Mandarin is no longer confined to just China, as it’s increasingly spoken all across the world. In the ‘Chinese is a World Language’ series, GoEast follows some native as well as foreign Mandarin speakers. This time, Sarah Johnson (江 淼 Jiāng Miǎo) from the USA, after having lived in Shanghai for three years. She writes about Mandarin speakers in San Francisco.
Sarah: “San Francisco is a city known for its Chinese community. As a major port of entry to the USA for immigrants sailing across the Pacific from Asia during the 1800s, San Francisco is where many Chinese people first landed and ultimately stayed. Today, many visitors go to Chinatown to see this historic community that continues to thrive.
Moving from Shanghai to the US
After living in China for a few years, I was excited to move to San Francisco when I returned to the USA. I looked forward to connecting with the large Chinese population and finding some of my favorite Shanghai foods. But I quickly learned that reportedly 90% of the ethnically Chinese residents (华人 huárén) in San Francisco speak Cantonese, not Mandarin.
The first immigrants from China to the USA came from Hong Kong, Guangdong, and Fujian provinces. Through a network of companies and family relations, many men left the rural south where food and profit were scarce during the 1800s. They went to the USA where the Six Companies–merchants who established companies to employ and support Chinese immigrants in the USA–promised work and good fortune to male workers. (Women did not immigrate and were even banned from the USA until the 1900s, although some were smuggled in to work as prostitutes.) The result of this localized network of immigration is that the majority of people with Chinese ancestry in the USA speak Cantonese, not Mandarin. It wasn’t until after the 1950s that more Mandarin speakers started to immigrate to the USA.
After learning that my two years of language study wouldn’t enable me to connect with the local Chinese population in San Francisco’s Chinatown, I was discouraged. Walking around the neighborhood, I also realized that I can hardly read the signs because they use traditional characters (繁体字 fántǐ zì) and not the simplified characters (简体字 jiǎntǐzì) that I learned in Shanghai. I started to think that I would need to give up on my years of Mandarin study and focus instead on Spanish, which is widely spoken in California.
As I spent more time exploring the neighborhoods outside of downtown San Francisco though, I increasingly heard Mandarin being spoken. I started to see people on the trains using WeChat and writing 简体字 jiǎntǐzì (simplified characters). I looked up restaurants in the far reaches of the city and found that I could read the names. One, in particular, was called 四川先生 Sìchuān xiānsheng (Mr. Sichuan).
After a month of disappointing restaurant experiences, I had low expectations for Chinese food in the USA. But I went in anyway and, when I looked closely at the menu, I recognized the names of the dishes and even spotted a big bowl of 麻辣烫 málà tàng (Sichuan spicy soup) that a server was carrying. As I looked around the restaurant, I noticed that everyone seemed to be younger than 40 years old, in contrast to the elderly clientele of the established restaurants in Chinatown. I also realized we were near a university where many students from mainland China (大陆 dàlù) were studying. This restaurant was a place where young Mandarin speakers gathered–a place where I could use my language skills and connect with people.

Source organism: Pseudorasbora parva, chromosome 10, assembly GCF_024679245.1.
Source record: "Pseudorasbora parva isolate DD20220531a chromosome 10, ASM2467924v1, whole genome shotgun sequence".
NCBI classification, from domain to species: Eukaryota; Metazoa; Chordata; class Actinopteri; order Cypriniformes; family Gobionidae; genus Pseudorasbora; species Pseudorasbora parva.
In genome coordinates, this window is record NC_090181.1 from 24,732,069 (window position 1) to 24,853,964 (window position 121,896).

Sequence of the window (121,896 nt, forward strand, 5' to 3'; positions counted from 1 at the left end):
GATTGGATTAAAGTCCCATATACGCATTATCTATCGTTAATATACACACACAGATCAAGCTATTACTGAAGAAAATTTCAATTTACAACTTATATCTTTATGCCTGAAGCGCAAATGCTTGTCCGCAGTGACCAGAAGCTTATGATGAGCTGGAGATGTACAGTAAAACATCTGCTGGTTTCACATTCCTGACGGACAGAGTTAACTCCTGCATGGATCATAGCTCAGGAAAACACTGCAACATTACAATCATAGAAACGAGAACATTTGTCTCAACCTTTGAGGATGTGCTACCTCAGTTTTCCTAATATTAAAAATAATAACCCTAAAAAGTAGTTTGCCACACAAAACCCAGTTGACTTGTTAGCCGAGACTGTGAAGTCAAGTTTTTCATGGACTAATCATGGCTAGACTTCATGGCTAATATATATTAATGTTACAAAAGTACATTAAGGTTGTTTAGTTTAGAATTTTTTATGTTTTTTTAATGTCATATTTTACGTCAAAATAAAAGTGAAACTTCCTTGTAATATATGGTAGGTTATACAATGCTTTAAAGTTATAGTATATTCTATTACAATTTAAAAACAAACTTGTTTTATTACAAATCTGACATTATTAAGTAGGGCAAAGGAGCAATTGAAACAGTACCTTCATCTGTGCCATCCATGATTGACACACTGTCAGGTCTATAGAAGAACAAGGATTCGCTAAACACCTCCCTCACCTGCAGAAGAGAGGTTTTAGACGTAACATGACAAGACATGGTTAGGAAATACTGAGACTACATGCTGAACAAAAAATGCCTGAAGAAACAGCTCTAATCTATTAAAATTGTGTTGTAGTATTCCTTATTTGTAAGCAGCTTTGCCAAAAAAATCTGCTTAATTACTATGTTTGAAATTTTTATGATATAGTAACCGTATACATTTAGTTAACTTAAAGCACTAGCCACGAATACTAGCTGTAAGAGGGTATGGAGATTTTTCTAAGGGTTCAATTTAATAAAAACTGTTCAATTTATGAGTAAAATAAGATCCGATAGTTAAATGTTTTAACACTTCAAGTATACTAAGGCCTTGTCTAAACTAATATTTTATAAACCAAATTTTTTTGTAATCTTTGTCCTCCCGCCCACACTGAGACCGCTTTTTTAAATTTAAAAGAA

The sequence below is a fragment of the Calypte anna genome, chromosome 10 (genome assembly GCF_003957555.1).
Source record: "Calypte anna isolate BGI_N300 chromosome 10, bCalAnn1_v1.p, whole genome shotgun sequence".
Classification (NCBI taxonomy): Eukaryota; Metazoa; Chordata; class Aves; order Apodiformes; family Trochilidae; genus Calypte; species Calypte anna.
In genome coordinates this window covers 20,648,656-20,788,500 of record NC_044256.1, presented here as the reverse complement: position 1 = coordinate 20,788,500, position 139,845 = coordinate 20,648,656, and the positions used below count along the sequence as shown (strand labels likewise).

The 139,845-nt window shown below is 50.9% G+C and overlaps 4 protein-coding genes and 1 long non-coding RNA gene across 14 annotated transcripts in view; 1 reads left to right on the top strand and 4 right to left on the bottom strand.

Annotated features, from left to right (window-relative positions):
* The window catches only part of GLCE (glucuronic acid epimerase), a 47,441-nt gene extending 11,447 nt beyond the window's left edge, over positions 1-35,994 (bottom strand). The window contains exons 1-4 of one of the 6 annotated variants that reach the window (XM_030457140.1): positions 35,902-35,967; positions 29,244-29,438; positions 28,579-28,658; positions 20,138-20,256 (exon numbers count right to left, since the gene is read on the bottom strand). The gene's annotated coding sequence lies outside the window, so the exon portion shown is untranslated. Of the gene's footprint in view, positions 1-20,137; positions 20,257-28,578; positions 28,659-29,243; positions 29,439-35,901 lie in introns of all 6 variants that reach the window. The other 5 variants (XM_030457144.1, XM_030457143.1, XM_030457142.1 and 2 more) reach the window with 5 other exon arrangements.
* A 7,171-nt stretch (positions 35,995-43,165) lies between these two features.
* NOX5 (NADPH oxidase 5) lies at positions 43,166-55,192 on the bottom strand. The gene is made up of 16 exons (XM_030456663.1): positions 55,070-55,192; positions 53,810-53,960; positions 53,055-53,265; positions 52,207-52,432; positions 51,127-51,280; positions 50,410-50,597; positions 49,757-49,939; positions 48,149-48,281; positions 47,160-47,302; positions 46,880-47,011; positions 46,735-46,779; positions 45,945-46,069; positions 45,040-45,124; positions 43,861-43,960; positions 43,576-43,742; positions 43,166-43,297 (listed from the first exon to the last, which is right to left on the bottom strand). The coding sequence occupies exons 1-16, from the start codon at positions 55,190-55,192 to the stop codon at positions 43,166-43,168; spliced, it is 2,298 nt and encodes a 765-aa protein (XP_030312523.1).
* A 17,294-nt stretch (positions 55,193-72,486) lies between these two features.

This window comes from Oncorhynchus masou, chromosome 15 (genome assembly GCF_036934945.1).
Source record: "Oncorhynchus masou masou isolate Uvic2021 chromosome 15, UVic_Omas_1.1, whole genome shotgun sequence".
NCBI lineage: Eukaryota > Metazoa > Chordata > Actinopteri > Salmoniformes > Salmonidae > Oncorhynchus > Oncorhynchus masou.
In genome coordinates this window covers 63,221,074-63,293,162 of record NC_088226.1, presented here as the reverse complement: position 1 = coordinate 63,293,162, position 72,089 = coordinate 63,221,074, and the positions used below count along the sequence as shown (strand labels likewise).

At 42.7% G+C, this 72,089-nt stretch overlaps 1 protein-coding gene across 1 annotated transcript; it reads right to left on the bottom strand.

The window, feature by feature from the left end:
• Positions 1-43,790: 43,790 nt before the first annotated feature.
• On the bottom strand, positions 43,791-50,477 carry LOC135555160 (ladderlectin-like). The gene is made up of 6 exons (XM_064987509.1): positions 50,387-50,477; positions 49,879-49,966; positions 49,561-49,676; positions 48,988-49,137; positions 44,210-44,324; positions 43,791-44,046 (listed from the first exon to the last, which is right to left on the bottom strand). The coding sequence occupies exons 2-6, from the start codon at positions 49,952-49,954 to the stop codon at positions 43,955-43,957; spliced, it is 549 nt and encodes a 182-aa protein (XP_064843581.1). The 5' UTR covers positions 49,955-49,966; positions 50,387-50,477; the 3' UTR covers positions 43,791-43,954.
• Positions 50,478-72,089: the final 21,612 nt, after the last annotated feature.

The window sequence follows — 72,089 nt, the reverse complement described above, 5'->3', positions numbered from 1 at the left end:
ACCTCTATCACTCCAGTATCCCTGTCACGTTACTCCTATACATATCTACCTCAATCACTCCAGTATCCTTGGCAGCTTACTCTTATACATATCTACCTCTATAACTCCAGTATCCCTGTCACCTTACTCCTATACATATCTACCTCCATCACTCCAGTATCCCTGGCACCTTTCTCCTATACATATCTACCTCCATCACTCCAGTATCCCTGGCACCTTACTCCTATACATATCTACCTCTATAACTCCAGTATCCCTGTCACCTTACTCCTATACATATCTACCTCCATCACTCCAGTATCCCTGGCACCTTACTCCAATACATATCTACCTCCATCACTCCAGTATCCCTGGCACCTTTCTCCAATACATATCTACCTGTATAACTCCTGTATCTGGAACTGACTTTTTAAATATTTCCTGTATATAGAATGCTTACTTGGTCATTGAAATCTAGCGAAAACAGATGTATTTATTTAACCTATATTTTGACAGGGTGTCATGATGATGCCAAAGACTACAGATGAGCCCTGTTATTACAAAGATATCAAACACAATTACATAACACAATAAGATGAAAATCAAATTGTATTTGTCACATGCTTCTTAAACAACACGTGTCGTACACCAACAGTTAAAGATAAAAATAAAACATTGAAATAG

Chinese in the United States
Speaking Mandarin in San Francisco is a very different experience for me than in China. While I was congratulated on how good my language skills were, every time I said even one word in China, in the USA no one even blinks an eye. The servers in restaurants repeat your order without a pause. Students who gather at monthly Mandarin Mixer Meetup eagerly discuss their favorite dishes that 奶奶 nǎinai (grandma) made at home and where to get something similar in the Bay Area. Store owners, such as the small book store in Chinatown that I frequent, openly tell you where their children are and what they’ve done with their lives, and eagerly share their views on political situations around the world.
Moving to San Francisco reinforced the importance of not only understanding a language but also the historical and social influences on the native-speaking community. I learned that Chinatown is not, as its name suggests, where most Chinese people currently gather but a historic place of support for Cantonese speaking immigrants. Also, by understanding the trend of many Chinese university students to attend American universities, I found a neighborhood with many young Mandarin speakers who would be happy to participate in a language exchange with me.
As China continues to grow and evolve, so does the Western understanding of its culture and people. In America, so much of our perspective is stuck in historic trends. There is a need in the USA for people who know Mandarin and have experience with modern Chinese culture, and a need for us to share what we know with our fellow citizens so we can refresh everyone’s appreciation of each other. Chinese culture in the West is not bounded by Chinatown, but an evolving part of our global society, in everything from hotpot and bubble tea to technology and business.
I came to San Francisco looking in one small neighborhood for a way to continue to connect with and learn about Chinese language and culture. I realized that what I was looking for was not an isolated tourist destination but ways to share culture and language across nationalities, wherever we are in the world.”